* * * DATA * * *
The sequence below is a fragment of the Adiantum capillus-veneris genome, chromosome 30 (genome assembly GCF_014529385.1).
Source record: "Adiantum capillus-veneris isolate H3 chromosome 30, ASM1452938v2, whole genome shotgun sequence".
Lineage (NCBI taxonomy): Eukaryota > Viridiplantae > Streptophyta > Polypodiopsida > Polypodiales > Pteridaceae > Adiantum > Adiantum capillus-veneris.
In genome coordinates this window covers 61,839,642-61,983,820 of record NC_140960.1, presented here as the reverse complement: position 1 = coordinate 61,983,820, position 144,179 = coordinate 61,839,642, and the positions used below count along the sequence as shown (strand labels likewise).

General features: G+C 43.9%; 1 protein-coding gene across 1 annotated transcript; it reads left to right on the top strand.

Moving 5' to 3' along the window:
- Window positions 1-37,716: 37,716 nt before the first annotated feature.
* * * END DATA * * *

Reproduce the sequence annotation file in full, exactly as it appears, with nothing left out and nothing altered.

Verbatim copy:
The sequence below is a fragment of the Adiantum capillus-veneris genome, chromosome 30 (genome assembly GCF_014529385.1).
Source record: "Adiantum capillus-veneris isolate H3 chromosome 30, ASM1452938v2, whole genome shotgun sequence".
Lineage (NCBI taxonomy): Eukaryota > Viridiplantae > Streptophyta > Polypodiopsida > Polypodiales > Pteridaceae > Adiantum > Adiantum capillus-veneris.
In genome coordinates this window covers 61,839,642-61,983,820 of record NC_140960.1, presented here as the reverse complement: position 1 = coordinate 61,983,820, position 144,179 = coordinate 61,839,642, and the positions used below count along the sequence as shown (strand labels likewise).

General features: G+C 43.9%; 1 protein-coding gene across 1 annotated transcript; it reads left to right on the top strand.

Moving 5' to 3' along the window:
- Window positions 1-37,716: 37,716 nt before the first annotated feature.